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Reviewed by:
  • Ideas Won't Keep: The Struggle for China's Future
  • Margherita Zanasi (bio)
Wang Gungwu . Ideas Won't Keep: The Struggle for China's Future. Singapore: Eastern Universities Press, 2003. 249 pp. $35.00, ISBN 9-812-10217-5.

Wang Gungwu's new book Ideas Won't Keep addresses the momentous question of where China is heading today as it emerges from Maoism and isolation to become increasingly integrated into the world economic and political system. Wang is above all concerned with understanding the construction of China's new cultural and political identity at this important historical juncture, or, in Wang's own words, with whether China "will continue to have a distinctive political culture of its own" (p. 13). In order to answer this question, Wang focuses on the connection between intellectual trends and political power. The ten previously published essays that form this book in fact analyze the impact of Chinese Confucian tradition and Western influences on the country's process of political modernization and "how they have shaped the China of the present" (description on front jacket).

Wang's rich and eclectic scholarly background is reflected in the wide range of topics covered by the ten essays, which include the career of an imperial official from the time of the Five Dynasties ("Confucian Loyalty"), traditional historical and biographical writings, the Cultural Revolution, and the development of the idea of "rights" in China's Confucian tradition and in post-imperial politics and culture. Notwithstanding this wide range of issues, the essays make up a surprisingly coherent collection. Two main themes emerge. The first is that Confucian thought possessed distinctive (Chinese-style) qualities of humanism and proto-liberalism [my term]. For this reason, Wang argues, Confucian ideas can be relevant to China's current search for a new and more democratic identity. The second theme is how Chinese intellectuals and political leaders reacted to the spreading of Western ideas of modernity and how they understood their role in China's modernization. Wang's discussion of these two themes is informed by his underlying argument that China cannot completely forfeit its valuable past. Only a careful combination of tradition and Western modernity can yield the successful formula for a globally modern but distinctive political culture.

According to Wang the positive qualities of early Confucian thought were lost when Confucianism was appropriated by the imperial establishment as the basis of its ideology in a process that began with the Han dynasty in the third century B.C. and culminated with the emergence of New Confucianism in the tenth century A.D. In this process Confucianism lost not only its humanism but also its ability to be flexible, to absorb external influences, and to tolerate dissent ("Civilization and Change," "Confucian Loyalty," and "Rebellious Lives"). In the first essay, "Rights and Duties," Wang presents the idea that a basic notion of [End Page 260] individual rights characterized early Confucian thought. Although most of the fundamental ideas of Confucius, from filial piety to righteousness, appear to stress the duty of the individual toward either the family or the state, Wang argues that "when they are together as a hierarchy of reciprocal relationships, they also imply rights that flow from the duties performed" (p. 24). For example, "the ruler's right to loyalty depends on his fulfilling his own duties of being filial to his parents and kindly towards his people" (p. 24). This reciprocity was soon challenged, however, by Legalist thinkers as well as later Confucian philosophers, intent on translating Confucianism into a state ideology. They, in fact, severed the link between duties and reciprocity, demanding unconditional loyalty to both the father and the ruler, regardless of whether they were successful in fulfilling their duties ("Rights and Duties").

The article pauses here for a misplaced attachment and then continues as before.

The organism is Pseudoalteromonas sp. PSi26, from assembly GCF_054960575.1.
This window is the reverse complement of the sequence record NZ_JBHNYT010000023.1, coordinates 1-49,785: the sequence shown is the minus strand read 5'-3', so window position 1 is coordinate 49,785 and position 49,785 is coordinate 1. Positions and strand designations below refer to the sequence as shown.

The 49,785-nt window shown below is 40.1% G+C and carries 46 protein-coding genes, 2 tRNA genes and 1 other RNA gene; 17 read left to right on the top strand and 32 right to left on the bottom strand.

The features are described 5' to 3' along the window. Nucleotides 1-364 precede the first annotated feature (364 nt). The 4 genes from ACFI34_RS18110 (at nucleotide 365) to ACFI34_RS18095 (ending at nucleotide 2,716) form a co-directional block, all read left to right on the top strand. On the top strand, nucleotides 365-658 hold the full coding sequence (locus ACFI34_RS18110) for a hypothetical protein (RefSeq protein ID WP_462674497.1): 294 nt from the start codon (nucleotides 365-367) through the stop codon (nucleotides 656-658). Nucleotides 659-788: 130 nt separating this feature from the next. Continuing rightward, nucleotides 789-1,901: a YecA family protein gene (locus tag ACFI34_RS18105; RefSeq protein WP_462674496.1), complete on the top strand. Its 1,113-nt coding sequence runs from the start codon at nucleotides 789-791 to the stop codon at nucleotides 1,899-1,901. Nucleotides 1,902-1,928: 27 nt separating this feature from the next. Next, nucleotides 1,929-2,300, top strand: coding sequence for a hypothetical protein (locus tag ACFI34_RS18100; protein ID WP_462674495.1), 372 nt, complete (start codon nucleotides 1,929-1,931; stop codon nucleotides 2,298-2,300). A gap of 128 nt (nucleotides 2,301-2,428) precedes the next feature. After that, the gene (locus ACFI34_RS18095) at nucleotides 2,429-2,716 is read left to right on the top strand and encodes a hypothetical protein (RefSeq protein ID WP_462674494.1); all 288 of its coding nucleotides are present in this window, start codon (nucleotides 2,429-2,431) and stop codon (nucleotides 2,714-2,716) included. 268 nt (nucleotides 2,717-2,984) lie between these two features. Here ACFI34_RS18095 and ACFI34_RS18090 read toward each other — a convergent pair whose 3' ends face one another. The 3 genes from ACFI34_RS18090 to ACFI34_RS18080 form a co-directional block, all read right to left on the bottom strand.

Other important aspects of early Confucianism were also lost as the authoritarian imperial establishment appropriated it. Early Confucian ideas of honesty and decency and "moral and dignified rhetoric" became obsolete as later Confucian scholars preferred instead to stress absolute loyalty to the emperor as the foundation of Confucianism (p. 64). The same fate also awaited the early Confucian notion of tolerance for dissent ("Rebellious Lives") and acceptance of change and adaptation ("Civilization and Change...

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Additional Information

ISSN
1527-9367
Print ISSN
1069-5834
Pages
pp. 260-264
Launched on MUSE
2005-12-06
Open Access
No
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